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Altered Facebook News Headline Jolts Virginia Governor Race

  • Associated Press

Republican gubernatorial candidate, Ed Gillespie, top center, gestures during a kitchen table discussion at a private home in Toano, Va., March 21, 2017. Gillespie faces fellow Republicans, State Sen. Frank Wagner, and Corey Stewart in the June 13th prim

An altered Facebook headline on a newspaper story involving a statue of Robert E. Lee has blown up into a major sore point in the Virginia GOP primary for governor -- another instance of politicians or their allies changing headlines to suit their own purposes on that platform.

Virginia's governor's race is being watched nationally as a possible early referendum on President Donald Trump. A group aligned with gubernatorial hopeful Corey Stewart, a firebrand conservative Trump backer, has weaponized a fake headline to attack rival Ed Gillespie, the GOP establishment's pick for governor. At issue: Gillespie's level of support for Virginia's Confederate monuments.

Stewart pledged no Confederate monuments would be removed if elected, staunchly supportive of Southern history. After Stewart protested before Charlottesville's Lee statue in February, the Washington Post wrote a story called "Protesters mob provocative Va. governor candidate as he defends Confederate statue."

Conservative Response Team

A conservative nonprofit with ties to Stewart campaign aides -- the Conservative Response Team -- subsequently posted and promoted a Facebook post linking to the article but with a fake headline: "Gillespie: I'm OK with Charlottesville Taking Down the General Lee Monument." The post makes it look as if that were the Washington Post's headline.

FILE - Republican candidate for governor of Virginia, Corey Stewart, speaks at a campaign kickoff rally in a restaurant in Occoquan, Va., Jan. 23, 2017. Stewart, a tough-talking former Donald Trump campaign chairman, says the president’s victory has freed candidates to "simply be yourself."
FILE - Republican candidate for governor of Virginia, Corey Stewart, speaks at a campaign kickoff rally in a restaurant in Occoquan, Va., Jan. 23, 2017. Stewart, a tough-talking former Donald Trump campaign chairman, says the president’s victory has freed candidates to "simply be yourself."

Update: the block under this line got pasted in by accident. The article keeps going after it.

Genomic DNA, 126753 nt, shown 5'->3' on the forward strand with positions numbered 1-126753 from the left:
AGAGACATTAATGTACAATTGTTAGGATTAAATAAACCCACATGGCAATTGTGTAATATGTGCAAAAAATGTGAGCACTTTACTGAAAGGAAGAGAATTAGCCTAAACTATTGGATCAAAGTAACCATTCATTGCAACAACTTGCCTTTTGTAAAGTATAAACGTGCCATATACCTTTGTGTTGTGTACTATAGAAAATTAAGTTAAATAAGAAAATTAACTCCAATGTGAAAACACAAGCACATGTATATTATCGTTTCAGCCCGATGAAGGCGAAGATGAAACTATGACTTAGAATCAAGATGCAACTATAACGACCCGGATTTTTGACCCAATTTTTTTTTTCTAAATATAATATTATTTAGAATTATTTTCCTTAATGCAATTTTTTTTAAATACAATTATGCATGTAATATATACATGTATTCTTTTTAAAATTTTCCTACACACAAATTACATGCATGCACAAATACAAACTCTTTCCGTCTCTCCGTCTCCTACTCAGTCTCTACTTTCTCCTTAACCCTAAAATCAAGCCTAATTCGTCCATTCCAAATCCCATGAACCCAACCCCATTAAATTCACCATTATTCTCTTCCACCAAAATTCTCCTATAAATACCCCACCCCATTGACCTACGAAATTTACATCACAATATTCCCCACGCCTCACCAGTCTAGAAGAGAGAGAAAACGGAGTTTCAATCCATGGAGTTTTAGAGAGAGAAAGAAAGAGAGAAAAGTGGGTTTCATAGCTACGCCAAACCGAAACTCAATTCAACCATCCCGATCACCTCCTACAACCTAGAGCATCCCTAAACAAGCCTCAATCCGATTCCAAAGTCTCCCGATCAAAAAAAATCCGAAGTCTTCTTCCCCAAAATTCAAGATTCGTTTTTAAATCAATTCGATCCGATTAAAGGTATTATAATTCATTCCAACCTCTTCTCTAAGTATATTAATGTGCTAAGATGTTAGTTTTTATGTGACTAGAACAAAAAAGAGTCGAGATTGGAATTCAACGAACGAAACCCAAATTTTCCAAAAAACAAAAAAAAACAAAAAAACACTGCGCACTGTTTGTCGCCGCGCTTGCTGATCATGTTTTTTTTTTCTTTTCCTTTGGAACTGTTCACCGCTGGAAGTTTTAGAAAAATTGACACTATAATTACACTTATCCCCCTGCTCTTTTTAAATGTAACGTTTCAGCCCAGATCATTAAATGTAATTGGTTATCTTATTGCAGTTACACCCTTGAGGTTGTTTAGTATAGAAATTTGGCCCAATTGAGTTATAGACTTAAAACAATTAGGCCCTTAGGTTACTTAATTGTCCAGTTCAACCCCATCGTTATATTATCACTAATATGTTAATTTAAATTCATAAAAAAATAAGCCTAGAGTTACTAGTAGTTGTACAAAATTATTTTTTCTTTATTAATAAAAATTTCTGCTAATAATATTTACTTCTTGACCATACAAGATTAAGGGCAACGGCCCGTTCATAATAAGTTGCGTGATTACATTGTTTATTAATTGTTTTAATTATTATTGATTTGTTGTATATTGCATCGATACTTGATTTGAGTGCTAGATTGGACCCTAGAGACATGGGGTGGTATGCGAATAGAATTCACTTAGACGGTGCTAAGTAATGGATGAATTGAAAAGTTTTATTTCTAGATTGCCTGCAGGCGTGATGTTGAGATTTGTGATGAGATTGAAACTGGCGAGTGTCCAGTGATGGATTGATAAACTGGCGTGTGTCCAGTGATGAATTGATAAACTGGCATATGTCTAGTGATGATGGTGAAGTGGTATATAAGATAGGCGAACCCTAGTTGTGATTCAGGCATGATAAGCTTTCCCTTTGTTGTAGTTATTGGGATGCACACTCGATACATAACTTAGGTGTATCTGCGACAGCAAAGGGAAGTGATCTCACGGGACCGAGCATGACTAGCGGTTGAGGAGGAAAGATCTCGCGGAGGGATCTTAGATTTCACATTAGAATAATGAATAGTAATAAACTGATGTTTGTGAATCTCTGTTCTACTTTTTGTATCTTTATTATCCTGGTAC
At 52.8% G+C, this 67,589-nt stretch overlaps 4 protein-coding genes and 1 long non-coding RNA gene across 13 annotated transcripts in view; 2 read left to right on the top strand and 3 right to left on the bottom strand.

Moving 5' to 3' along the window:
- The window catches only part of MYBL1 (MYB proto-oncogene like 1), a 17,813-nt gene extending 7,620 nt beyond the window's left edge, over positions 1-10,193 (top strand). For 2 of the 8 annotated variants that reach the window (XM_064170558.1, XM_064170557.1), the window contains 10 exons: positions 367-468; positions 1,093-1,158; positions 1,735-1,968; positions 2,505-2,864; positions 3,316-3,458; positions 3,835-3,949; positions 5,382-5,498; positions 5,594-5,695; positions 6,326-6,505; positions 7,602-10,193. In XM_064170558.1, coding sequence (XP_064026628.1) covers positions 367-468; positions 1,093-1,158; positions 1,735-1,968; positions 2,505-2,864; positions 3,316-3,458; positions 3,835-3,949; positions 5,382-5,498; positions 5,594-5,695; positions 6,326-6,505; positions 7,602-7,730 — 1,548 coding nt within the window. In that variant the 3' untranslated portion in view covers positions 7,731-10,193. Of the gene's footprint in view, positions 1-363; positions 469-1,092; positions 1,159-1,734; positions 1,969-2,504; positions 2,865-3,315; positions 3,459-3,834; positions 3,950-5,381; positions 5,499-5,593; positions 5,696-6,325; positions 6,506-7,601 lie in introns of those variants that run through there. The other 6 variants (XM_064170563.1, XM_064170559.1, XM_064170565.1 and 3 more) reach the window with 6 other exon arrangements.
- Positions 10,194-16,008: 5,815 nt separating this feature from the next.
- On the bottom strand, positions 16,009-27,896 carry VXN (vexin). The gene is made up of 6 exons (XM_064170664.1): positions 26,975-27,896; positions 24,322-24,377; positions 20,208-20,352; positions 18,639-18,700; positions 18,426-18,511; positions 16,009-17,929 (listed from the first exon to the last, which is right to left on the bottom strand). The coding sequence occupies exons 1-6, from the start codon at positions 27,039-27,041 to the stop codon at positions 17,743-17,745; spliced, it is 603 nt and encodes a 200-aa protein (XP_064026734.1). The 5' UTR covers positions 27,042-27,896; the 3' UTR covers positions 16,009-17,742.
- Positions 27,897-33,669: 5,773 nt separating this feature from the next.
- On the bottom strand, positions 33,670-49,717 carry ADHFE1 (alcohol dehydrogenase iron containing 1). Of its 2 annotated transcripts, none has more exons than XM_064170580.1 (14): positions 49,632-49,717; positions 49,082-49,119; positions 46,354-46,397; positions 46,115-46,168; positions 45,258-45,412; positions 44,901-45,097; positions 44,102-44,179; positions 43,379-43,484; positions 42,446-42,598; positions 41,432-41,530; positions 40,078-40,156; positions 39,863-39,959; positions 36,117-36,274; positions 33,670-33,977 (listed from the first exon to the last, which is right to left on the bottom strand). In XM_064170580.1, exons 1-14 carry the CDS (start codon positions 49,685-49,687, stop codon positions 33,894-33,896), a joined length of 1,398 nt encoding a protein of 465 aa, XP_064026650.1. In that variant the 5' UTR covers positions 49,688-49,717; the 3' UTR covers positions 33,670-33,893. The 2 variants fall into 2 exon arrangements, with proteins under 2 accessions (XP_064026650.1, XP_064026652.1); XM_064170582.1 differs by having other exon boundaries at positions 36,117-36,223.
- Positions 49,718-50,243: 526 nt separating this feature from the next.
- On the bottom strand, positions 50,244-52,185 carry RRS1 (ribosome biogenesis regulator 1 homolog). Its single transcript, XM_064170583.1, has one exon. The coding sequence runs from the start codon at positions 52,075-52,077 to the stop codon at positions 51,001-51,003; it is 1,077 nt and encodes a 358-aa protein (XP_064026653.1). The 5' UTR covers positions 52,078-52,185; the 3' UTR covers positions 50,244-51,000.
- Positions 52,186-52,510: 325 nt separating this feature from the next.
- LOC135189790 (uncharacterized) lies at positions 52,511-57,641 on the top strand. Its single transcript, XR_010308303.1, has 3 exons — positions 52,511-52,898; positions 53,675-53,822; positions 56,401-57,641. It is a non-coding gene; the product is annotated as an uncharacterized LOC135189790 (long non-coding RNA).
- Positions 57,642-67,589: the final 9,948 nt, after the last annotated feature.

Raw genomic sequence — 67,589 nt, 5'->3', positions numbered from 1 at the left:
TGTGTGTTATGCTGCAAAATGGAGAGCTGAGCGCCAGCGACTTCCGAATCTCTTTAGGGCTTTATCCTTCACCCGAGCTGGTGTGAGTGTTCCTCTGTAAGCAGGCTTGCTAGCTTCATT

In fact, Gillespie has said he doesn't support moving the statue and thinks local officials who approved moving it should be voted out of office. Gillespie also said it's an issue to be handled locally.

Rick Shaftan is a Republican operative who runs the Conservative Response Team's Facebook page and altered the headline. He said Gillespie's trying to have it both ways and the changed headline reflects that.

"It's all true, it's exactly what Ed thinks," Shaftan said.

Other flaps over altered headlines have erupted in at least two other states recently involving politicians or political groups close to them. The social media site has special tools available to page administrators allowing them to change headlines in ways that make it look like they were written by legitimate news organizations.

Critics complain altered headlines are a new kind of "fake news" to fool casual readers. Maryland Gov. Larry Hogan was recently called out for a staff-altered newspaper headline including the words "road kill" about legislation he criticized. In North Carolina, a GOP state senator drew fire for an altered headline stating Democratic Gov. Roy "Cooper flip flops on refugees."

Criticized

During the presidential race, Facebook was criticized for not doing enough to stop patently fake news stories on its platform. Recently it announced a slew of new countermeasures.

The instances highlight Facebook's increasingly important presence in political campaigns, thanks to its vast reach and ability to target specific subgroups of voters.

The altered headline rankled Gillespie, whose own Facebook page is frequently visited by users chiding him for not supporting Confederate monuments.

The post was widely shared, and Shaftan said it was viewed more than 400,000 times. Shaftan said his group, which doesn't have to reveal its donors, paid a small amount to Facebook to promote the post. He said the issue resonates with a large group of voters opposed to an elitist mindset" that dismisses the importance of preserving Southern statues. He said the rebellion echoes what happened last year.

"This is kind of why Trump won," Shaftan said.

Gillespie's campaign complained to Facebook in mid-February that the altered headline misrepresented his position. Facebook didn't remove the post then. It suggested, among other things, that Gillespie's campaign create a new page focused on debunking false stories.

But when asked about the post Friday by an Associated Press reporter, Facebook removed it that day. Spokesman Andy Stone said it violated Facebook's terms of not doing "anything unlawful, misleading, malicious, or discriminatory."

Disappointed

Gillespie spokesman Matthew Moran said the campaign's disappointed with Facebook.

"We hope Facebook will work harder to stop (Stewart) and his allies from using its platform to deceive voters," Moran said via email.

Shaftan said he found out Friday the post was removed. He reposted the story with the same altered headline hours later and paid to promote the new posting. It was still online Monday morning before Facebook removed it.

And after this story was first published, Shaftan posted it to the Conservative Response Team's Facebook page but with what he said was a "slightly more accurate headline." It reads: "Gillespie Flips Out Over True Altered Headline Over Lee Statue Removal."

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